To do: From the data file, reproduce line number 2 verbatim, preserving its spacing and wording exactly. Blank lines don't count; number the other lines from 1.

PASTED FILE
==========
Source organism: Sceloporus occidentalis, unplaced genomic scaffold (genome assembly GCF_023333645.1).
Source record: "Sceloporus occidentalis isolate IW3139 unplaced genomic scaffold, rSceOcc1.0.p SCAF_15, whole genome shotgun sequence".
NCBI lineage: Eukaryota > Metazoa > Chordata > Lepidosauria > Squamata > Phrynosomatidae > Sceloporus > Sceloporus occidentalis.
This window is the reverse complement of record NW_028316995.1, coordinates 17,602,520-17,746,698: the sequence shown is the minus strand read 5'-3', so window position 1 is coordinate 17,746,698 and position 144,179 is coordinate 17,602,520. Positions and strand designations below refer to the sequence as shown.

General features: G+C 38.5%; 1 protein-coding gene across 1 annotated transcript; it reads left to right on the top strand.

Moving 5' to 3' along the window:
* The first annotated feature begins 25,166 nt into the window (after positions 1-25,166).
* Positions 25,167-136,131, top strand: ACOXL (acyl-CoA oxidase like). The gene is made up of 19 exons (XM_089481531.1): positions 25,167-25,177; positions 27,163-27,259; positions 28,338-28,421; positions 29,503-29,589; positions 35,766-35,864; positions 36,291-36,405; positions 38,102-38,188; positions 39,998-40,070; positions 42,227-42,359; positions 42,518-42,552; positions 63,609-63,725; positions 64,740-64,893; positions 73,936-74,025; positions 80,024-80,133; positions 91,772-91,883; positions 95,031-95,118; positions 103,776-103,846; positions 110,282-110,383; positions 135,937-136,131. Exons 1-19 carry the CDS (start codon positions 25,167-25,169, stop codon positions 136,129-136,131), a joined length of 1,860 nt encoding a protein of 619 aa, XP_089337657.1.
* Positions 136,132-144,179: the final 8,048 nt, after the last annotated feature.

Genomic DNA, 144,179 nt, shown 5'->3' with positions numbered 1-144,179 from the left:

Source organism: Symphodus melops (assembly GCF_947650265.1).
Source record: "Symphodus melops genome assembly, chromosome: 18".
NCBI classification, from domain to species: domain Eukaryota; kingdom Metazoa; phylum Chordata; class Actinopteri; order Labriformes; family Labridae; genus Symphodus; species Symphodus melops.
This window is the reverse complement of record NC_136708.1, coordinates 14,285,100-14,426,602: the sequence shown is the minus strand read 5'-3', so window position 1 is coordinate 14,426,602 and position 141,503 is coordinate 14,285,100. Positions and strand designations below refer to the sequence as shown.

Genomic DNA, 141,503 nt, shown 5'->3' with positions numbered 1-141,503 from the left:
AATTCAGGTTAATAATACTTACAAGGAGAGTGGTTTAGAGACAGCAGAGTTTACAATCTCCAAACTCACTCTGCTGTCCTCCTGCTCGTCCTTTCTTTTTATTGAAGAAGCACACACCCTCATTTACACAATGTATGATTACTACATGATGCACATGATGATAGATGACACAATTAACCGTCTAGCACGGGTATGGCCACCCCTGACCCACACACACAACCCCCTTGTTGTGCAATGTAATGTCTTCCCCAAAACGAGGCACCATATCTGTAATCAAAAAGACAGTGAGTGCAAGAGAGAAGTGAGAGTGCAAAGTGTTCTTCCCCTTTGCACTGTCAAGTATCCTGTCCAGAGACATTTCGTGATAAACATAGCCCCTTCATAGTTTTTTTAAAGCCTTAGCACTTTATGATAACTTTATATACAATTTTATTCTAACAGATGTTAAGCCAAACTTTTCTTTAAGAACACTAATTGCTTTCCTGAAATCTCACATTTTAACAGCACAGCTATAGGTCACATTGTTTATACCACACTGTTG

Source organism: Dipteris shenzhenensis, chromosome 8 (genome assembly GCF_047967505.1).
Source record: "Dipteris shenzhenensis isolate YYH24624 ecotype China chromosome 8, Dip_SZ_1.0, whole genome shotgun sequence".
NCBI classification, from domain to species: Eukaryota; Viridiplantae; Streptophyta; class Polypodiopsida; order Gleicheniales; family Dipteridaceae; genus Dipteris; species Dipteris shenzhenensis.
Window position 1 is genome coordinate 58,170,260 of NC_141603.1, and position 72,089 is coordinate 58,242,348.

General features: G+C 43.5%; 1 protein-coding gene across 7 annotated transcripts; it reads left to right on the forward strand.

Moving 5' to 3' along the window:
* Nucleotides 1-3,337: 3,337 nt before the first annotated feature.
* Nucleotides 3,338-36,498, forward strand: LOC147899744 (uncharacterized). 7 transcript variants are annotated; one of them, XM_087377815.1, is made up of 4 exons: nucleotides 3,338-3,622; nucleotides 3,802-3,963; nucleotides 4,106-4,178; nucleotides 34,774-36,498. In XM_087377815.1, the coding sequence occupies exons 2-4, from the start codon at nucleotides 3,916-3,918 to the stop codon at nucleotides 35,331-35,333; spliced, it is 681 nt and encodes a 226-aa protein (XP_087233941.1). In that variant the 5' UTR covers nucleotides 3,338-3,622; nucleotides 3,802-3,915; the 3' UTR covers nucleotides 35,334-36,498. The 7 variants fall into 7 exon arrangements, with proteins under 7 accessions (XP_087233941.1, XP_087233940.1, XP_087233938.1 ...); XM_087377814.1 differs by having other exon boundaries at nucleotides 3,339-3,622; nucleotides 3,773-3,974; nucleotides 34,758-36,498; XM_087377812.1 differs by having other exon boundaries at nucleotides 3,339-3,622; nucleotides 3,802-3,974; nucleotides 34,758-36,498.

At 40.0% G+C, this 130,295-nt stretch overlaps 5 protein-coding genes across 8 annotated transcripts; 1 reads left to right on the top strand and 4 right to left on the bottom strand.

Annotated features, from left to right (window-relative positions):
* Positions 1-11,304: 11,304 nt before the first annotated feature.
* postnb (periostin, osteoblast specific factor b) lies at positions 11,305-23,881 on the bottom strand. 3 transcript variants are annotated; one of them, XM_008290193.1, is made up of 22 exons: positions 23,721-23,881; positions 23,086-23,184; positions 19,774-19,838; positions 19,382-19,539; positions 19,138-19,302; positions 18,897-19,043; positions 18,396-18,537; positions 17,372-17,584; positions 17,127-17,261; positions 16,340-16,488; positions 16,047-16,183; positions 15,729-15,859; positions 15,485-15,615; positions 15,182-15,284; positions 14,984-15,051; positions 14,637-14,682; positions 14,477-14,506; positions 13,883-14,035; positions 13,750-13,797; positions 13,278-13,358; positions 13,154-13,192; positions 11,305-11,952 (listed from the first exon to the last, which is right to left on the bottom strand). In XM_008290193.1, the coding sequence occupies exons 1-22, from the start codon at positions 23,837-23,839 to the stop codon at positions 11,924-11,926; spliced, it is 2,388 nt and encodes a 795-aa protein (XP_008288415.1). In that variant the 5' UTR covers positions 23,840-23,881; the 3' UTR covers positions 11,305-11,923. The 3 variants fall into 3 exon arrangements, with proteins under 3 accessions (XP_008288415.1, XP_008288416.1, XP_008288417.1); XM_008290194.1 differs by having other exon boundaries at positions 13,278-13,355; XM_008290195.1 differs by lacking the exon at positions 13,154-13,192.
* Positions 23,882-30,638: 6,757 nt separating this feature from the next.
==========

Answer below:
Source record: "Sceloporus occidentalis isolate IW3139 unplaced genomic scaffold, rSceOcc1.0.p SCAF_15, whole genome shotgun sequence".